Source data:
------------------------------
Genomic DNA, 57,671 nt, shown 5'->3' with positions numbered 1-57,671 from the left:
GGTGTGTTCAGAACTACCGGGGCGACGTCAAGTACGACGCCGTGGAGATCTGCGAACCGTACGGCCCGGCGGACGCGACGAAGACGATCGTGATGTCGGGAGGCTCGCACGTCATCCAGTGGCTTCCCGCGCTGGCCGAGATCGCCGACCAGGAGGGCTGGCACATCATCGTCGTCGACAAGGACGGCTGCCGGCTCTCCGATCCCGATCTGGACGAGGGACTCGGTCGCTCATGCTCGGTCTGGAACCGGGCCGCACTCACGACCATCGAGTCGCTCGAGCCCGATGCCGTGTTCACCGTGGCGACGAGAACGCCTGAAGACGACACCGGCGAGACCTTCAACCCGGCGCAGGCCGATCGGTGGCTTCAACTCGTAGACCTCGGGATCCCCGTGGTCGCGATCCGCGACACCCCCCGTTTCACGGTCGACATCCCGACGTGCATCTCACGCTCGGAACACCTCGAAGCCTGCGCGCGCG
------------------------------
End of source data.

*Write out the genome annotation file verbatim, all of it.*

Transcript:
Genomic DNA, 57,671 nt, shown 5'->3' with positions numbered 1-57,671 from the left:
GGTGTGTTCAGAACTACCGGGGCGACGTCAAGTACGACGCCGTGGAGATCTGCGAACCGTACGGCCCGGCGGACGCGACGAAGACGATCGTGATGTCGGGAGGCTCGCACGTCATCCAGTGGCTTCCCGCGCTGGCCGAGATCGCCGACCAGGAGGGCTGGCACATCATCGTCGTCGACAAGGACGGCTGCCGGCTCTCCGATCCCGATCTGGACGAGGGACTCGGTCGCTCATGCTCGGTCTGGAACCGGGCCGCACTCACGACCATCGAGTCGCTCGAGCCCGATGCCGTGTTCACCGTGGCGACGAGAACGCCTGAAGACGACACCGGCGAGACCTTCAACCCGGCGCAGGCCGATCGGTGGCTTCAACTCGTAGACCTCGGGATCCCCGTGGTCGCGATCCGCGACACCCCCCGTTTCACGGTCGACATCCCGACGTGCATCTCACGCTCGGAACACCTCGAAGCCTGCGCGCGCG